“Body Language” is the earliest song you’ll find on digital streaming platforms, but her sound is constantly metamorphosing. While the commentary continues and her production still piques ears, there is a higher regard for Brooks’ art. The lyrics are a little bit more mature, the instrumentals sound more complex, and there is more mystery to the singer-songwriter’s persona. Even the levels of maturity in the visuals drastically change for her next song, “Oxygen” (though she filmed both music videos in the same weekend).

Her latest release, “Weathered,” is the second single off her debut EP, The Human Experience. It follows last month’s “Heartbeat,” a theatrical, bombastic introduction to the stages of life as a concept. “Weathered” portrays the direct opposite of existence and details a melancholy acceptance of her demise.

“When you die, you give your body back to the world,” Brooks said. “You’ve been weathered after all this turbulence, life, candy, sex, whatever. Then, you’ll become worm food —and that’s okay,”

Usually giving off nothing short of bright guile, she uses “Weathered” as her interpretation of the imminent otherside. With it comes all the bells and whistles. Thunder and rain accompany Brooks’ acoustic chords and solemn tone, signifying a content soul ready to leave behind its worn body. She plugs in a regaling electric guitar solo before her last vocoded words drift off into oblivion. Left and right brain transcend the mortal plane all the same.

“Weathered” is only a taste of what we’re getting this summer. Expect a few new songs in the coming months, but if you can’t wait, “Oxygen” and “Heartbeat” already available, will also appear in The Human Experience, which will likely drop around September.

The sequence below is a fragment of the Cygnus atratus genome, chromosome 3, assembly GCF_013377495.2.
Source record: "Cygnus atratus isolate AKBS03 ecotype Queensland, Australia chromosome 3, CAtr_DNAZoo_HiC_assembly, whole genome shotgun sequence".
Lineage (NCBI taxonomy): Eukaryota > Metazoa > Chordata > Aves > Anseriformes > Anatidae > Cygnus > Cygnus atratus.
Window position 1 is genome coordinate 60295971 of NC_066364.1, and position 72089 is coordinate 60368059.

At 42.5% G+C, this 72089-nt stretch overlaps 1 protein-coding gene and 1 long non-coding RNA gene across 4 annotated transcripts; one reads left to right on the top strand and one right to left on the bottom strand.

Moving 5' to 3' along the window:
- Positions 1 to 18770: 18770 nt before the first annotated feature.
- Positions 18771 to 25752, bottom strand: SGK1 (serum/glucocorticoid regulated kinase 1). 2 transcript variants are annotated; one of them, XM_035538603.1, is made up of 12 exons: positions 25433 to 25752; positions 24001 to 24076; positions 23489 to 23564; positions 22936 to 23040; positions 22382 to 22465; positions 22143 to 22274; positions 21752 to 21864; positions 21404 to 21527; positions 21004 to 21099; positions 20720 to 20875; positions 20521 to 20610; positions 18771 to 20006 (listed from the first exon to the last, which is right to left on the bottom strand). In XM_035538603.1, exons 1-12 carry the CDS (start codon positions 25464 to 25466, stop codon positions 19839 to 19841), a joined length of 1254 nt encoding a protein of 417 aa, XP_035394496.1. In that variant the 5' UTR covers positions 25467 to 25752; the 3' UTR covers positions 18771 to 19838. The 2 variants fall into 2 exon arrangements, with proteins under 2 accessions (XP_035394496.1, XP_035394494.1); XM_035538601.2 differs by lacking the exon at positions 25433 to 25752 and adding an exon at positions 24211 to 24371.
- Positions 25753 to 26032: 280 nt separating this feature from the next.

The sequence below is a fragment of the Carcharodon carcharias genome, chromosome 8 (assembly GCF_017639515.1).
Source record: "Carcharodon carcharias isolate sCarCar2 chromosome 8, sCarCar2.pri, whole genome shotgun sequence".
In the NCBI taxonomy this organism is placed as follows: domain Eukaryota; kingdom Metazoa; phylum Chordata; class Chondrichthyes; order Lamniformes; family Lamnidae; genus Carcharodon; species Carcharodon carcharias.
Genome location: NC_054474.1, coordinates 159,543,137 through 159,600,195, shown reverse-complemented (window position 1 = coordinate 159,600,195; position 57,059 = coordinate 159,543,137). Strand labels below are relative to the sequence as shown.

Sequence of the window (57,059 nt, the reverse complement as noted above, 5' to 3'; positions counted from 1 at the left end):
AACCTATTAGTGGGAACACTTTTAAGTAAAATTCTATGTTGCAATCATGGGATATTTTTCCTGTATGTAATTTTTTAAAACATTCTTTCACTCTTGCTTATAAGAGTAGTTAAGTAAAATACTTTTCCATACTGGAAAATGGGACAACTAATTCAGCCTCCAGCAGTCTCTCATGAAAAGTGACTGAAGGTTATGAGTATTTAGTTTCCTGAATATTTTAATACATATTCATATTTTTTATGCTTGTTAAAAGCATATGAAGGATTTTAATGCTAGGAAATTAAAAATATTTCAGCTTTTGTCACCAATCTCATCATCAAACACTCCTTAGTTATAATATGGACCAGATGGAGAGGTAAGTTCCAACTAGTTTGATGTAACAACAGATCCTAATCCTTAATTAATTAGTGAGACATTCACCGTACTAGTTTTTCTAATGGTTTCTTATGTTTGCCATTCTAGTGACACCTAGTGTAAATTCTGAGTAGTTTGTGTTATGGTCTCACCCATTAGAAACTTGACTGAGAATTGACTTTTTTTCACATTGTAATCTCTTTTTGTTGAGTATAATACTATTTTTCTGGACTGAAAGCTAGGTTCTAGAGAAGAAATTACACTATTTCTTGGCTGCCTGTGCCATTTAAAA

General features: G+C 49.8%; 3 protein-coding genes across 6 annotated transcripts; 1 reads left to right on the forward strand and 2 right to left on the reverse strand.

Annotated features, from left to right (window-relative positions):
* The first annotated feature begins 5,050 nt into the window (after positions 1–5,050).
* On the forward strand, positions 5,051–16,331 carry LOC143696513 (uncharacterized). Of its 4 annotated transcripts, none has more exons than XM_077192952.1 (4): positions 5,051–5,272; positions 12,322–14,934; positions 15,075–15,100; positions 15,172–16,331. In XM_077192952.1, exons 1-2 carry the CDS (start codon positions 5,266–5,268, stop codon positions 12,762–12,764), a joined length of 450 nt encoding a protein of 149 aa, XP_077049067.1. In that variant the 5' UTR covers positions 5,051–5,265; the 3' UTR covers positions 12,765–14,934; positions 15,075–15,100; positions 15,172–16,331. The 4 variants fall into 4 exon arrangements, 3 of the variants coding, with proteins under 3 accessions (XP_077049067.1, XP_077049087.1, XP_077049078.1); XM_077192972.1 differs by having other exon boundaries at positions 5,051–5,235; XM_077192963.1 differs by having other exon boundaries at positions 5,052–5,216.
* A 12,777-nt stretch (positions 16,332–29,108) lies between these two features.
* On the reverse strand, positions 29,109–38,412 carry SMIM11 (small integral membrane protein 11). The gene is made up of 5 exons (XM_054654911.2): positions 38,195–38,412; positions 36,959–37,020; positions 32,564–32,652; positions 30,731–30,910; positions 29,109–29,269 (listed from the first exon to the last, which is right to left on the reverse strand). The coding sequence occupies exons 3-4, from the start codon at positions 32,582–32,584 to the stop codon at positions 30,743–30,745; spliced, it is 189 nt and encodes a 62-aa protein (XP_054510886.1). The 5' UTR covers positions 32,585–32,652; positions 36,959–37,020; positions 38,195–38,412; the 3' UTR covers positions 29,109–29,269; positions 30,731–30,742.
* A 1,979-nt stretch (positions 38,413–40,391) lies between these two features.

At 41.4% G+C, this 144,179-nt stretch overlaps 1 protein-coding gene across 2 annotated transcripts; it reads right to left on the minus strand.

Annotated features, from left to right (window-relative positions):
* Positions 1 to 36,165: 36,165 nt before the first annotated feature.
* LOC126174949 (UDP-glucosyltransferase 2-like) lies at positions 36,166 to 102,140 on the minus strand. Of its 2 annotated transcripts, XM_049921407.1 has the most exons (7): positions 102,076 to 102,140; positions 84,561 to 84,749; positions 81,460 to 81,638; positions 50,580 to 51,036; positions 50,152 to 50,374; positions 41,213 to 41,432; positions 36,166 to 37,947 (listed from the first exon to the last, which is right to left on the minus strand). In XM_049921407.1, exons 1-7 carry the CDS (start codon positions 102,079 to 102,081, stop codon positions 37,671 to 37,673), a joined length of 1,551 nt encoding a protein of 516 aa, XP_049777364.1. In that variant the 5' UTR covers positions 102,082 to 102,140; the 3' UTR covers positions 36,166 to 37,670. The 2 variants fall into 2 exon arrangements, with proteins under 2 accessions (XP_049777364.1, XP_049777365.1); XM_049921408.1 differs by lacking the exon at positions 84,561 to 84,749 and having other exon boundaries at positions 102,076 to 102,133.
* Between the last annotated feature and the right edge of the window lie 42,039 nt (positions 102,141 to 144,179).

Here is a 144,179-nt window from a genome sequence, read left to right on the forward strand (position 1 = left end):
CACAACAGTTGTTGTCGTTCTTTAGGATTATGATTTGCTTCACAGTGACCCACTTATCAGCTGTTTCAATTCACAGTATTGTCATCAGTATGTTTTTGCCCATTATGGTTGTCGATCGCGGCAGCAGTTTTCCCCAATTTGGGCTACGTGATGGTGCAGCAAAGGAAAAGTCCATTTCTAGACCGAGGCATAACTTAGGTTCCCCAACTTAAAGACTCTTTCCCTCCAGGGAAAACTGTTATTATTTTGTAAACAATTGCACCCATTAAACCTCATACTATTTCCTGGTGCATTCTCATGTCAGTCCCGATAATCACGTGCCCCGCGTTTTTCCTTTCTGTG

Always on the nose, always clever, and always challenging herself, Brooks characterizes musical intrigue. Her meticulous production and poetic lyrical ability merge well, using the full capacity of the human brain. Her shape-shifting sound is “not made to be viral” and blends multiple genres. It’s just a further reminder that Brooks is not an “either/or” artist but a “yes, and.”

parapop , translated with google translate.

"Let's close this weekend with an honest and touching chant from Claire Brooks, a multi-talented musician from Los Angeles who has just greeted us with her song "Weathered". Listening to this song is an unusual journey, “Weathered” is presented in an acoustic bandage and a long melody with Claire's heavy vocals striking a sincere note with an unusual curve at the end of the song. And to be honest, the experimental feeling that was conveyed at the end felt symbolic which came with an unusual effect. The song's mood, defined by its sadness and introspective mood, doesn't wallow in hopelessness. Instead, it is contemplative, encouraging listeners to reflect on their own existence and the inevitability of returning to nature. Claire Brooks, with her artistry, bridges the gap between the real and the subtle, making “Weathered” not just a song, but a meditative experience. For anyone seeking depth, both lyrically and musically, “Weathered” promises to be a captivating and immersive journey."